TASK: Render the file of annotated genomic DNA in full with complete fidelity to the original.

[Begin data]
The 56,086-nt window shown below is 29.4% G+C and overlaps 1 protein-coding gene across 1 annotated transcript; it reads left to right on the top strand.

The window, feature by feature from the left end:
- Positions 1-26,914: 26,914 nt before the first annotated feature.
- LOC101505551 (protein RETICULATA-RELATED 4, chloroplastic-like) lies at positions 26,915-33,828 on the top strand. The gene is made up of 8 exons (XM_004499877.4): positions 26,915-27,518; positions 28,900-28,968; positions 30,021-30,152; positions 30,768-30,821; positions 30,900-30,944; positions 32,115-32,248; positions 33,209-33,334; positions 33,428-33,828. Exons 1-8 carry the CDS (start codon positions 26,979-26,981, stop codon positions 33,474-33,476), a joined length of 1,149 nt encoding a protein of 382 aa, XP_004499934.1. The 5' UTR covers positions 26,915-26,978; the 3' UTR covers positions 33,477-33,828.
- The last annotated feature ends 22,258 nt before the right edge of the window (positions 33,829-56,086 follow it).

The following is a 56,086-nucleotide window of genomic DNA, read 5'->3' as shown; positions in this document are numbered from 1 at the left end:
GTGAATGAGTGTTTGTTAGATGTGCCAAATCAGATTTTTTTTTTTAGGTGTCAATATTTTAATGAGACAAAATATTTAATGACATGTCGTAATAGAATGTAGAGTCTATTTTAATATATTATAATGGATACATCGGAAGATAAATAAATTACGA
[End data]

The 56,086-nt window shown below is 29.4% G+C and overlaps 1 protein-coding gene across 1 annotated transcript; it reads left to right on the top strand.

The window, feature by feature from the left end:
- Positions 1-26,914: 26,914 nt before the first annotated feature.
- LOC101505551 (protein RETICULATA-RELATED 4, chloroplastic-like) lies at positions 26,915-33,828 on the top strand. The gene is made up of 8 exons (XM_004499877.4): positions 26,915-27,518; positions 28,900-28,968; positions 30,021-30,152; positions 30,768-30,821; positions 30,900-30,944; positions 32,115-32,248; positions 33,209-33,334; positions 33,428-33,828. Exons 1-8 carry the CDS (start codon positions 26,979-26,981, stop codon positions 33,474-33,476), a joined length of 1,149 nt encoding a protein of 382 aa, XP_004499934.1. The 5' UTR covers positions 26,915-26,978; the 3' UTR covers positions 33,477-33,828.
- The last annotated feature ends 22,258 nt before the right edge of the window (positions 33,829-56,086 follow it).

The following is a 56,086-nucleotide window of genomic DNA, read 5'->3' as shown; positions in this document are numbered from 1 at the left end:
GTGAATGAGTGTTTGTTAGATGTGCCAAATCAGATTTTTTTTTTTAGGTGTCAATATTTTAATGAGACAAAATATTTAATGACATGTCGTAATAGAATGTAGAGTCTATTTTAATATATTATAATGGATACATCGGAAGATAAATAAATTACGA